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YA Book Club: Christopher Pike’s ‘Witch’

By Kate Hudson | Books | June 20, 2019 |

By Kate Hudson | Books | June 20, 2019 |


What the f*ck in the world did I just read? Let me back track.

As an adult, I thought I had read all of the Christopher Pike books available “back then” (or, nineteen dickety two, if you want to get specific about it.) I was wrong because I had never read “Witch” which we’re covering today. Maybe if I had, I would look more kindly on it, but as it stands, this book was a stupid, turd of a book. I’ll tell you why.

Julia Florence (ugh. Yes, her last name really is that on the nose. I guarantee you it’s because the only famous nurse Pike could think of was Florence Nightingale. What about Ratchet, guy?!) and Amy Belle (her name is on the nose, too—“Belle, Ami” beautiful friend) are friends. Although we don’t really know why, because Julia keeps stealing Amy’s boyfriends because Julia is gorgeous, warm, nurturing, and mysterious and Amy is just nice and forgiving. Anyway, earlier in the year, Julia’s mother died because she was witch who healed people, but part of her healing process involved taking on the person she was healing’s sickness. So Julia’s mom, who Amy called “Mother Florence” (gag) took on more than she could chew with a patient, and ended up dying. Julia, inexplicably, was allowed to live alone in the house even though she was 17. Don’t question it.

Anyway Julia and Amy have this horrible, obnoxious friend Scott who incessantly talks to his female friends in sexually suggestive language and we’re supposed to find that charming and not creepy. It’s gross. So, Amy and Scott are trying to get Julia to leave the house, because she doesn’t like to get out since her mom died, and are trying to do this by having her go to the high school football game where Amy’s new boyfriend is on the opposing team.

Julia agrees to this but before she goes to meet them, she goes to this pond on her property to have some visions. See, Julia is a witch, too, just like her mother. Not only does she have the healing touch, but she also has the ability to see what’s going on in the world at any given time, as long as she’s at her special pond. We’re told that Julia’s mom embraced her daughter’s gift, but told her never to have visions at her visionin’ pond at night, but never explained why.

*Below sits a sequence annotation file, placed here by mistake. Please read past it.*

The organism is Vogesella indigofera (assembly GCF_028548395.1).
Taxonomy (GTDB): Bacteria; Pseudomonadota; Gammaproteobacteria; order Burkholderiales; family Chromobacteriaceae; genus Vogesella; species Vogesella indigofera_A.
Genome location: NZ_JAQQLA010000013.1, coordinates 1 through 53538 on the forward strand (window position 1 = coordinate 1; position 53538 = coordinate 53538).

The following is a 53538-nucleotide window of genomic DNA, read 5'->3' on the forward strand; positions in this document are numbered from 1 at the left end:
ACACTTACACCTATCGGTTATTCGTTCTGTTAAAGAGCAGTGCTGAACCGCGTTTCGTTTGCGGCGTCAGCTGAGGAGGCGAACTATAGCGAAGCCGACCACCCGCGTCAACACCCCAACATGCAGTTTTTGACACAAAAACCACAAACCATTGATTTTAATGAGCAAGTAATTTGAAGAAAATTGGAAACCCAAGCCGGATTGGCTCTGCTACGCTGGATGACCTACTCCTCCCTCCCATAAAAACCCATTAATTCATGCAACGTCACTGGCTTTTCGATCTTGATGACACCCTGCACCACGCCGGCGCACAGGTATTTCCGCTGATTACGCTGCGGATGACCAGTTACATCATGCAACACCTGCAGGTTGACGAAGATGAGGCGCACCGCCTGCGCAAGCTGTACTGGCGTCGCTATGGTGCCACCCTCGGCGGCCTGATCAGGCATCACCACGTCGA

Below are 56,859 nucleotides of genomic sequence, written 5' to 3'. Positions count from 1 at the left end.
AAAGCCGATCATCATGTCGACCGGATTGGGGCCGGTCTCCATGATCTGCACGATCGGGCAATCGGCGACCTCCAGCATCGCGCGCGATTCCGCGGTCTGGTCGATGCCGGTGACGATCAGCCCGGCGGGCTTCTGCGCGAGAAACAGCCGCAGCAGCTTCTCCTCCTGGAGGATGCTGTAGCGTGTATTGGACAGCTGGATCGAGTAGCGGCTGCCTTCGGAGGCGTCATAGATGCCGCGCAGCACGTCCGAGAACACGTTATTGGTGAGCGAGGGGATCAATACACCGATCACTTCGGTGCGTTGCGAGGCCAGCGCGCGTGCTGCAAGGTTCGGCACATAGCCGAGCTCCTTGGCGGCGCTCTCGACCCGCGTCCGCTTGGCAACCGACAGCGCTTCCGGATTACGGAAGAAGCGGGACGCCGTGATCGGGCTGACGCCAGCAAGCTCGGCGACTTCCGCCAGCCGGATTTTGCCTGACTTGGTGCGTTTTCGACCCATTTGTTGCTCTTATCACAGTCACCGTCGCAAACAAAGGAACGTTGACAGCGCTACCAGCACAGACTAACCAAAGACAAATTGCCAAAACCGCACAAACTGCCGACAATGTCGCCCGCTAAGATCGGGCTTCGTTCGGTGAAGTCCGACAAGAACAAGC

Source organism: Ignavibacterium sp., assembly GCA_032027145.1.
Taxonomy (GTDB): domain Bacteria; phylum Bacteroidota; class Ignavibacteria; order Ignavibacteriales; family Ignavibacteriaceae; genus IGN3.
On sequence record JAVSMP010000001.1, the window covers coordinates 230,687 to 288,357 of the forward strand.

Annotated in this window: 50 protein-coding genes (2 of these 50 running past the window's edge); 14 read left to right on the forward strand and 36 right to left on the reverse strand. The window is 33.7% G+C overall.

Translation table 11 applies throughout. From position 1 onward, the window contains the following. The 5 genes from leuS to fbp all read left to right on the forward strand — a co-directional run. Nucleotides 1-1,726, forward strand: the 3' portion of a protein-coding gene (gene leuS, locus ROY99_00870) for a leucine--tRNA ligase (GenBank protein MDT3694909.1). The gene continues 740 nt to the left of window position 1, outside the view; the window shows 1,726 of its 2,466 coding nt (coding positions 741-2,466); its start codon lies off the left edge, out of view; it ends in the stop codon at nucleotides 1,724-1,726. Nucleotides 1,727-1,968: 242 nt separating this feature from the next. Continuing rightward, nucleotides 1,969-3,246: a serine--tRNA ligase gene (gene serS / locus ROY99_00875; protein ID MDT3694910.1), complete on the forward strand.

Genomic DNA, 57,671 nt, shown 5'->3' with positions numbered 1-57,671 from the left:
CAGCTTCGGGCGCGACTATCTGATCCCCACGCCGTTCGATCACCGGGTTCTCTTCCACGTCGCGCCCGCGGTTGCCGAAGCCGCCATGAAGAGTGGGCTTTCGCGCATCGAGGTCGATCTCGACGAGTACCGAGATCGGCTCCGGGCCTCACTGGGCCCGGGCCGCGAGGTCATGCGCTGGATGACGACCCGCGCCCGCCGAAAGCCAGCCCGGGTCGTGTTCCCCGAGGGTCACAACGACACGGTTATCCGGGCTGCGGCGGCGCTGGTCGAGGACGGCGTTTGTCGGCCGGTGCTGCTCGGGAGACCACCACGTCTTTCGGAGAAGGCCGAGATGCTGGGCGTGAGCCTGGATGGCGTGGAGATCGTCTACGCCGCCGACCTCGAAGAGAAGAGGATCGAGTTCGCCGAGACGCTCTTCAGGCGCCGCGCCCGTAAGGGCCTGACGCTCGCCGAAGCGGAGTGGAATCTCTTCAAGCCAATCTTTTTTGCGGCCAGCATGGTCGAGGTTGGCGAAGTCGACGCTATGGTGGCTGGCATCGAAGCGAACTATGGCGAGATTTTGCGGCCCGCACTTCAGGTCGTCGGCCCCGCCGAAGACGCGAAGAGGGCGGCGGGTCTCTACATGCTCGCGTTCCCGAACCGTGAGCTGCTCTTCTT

So of COURSE Julia decides to go the pond at dusk, which turns into night, and she has a vision of the future. In it, she sees a guy in a red jacket get shot and killed in a liquor store hold up gone awry. Uh oh. That’s why you never go to your vision’ pond at night. No good comes from it!

Cut to the football game. Julia finally shows up and Amy is glad to see her, but isn’t so glad to see that her boyfriend is into Julia. Her boyfriend’s name is Jim, I think. This book was written in 1990 when teenagers could be named Jim. I feel like if it were written in 2019, his name would be Cody or Kayden. I’m getting off track.

Scott obviously makes gross jokes to the girls during this interaction. We’re told that he goes to the football games to record the cheerleaders flashing their underpants to sell on VHS to the school at a later date, and we’re supposed to view this as entrepreneurial and not gross. There’s also a whole sub plot at the game where Scott has asked out a 30-year-old woman and is lying to her about her age to try to trick her into sleeping with him. Scott sucks.

So Amy, Scott, Jim and Julia decide to go hang out after the game. The boys want to drink booze, but Julia, fresh off her terrifying vision of the future, refuses. She doubles down on this once she sees Jim in his red letterman jacket, and now she’s convinced Jim is going to die that night.

So eventually the teens stop at a convenience store to grab some sodas, and Scott goes in. Only Julia realizes too late that it’s the store from her vision, so she rushes in and tries to stop two guys from shooting Scott but she’s too late. He takes one to the head and is clinging on to life.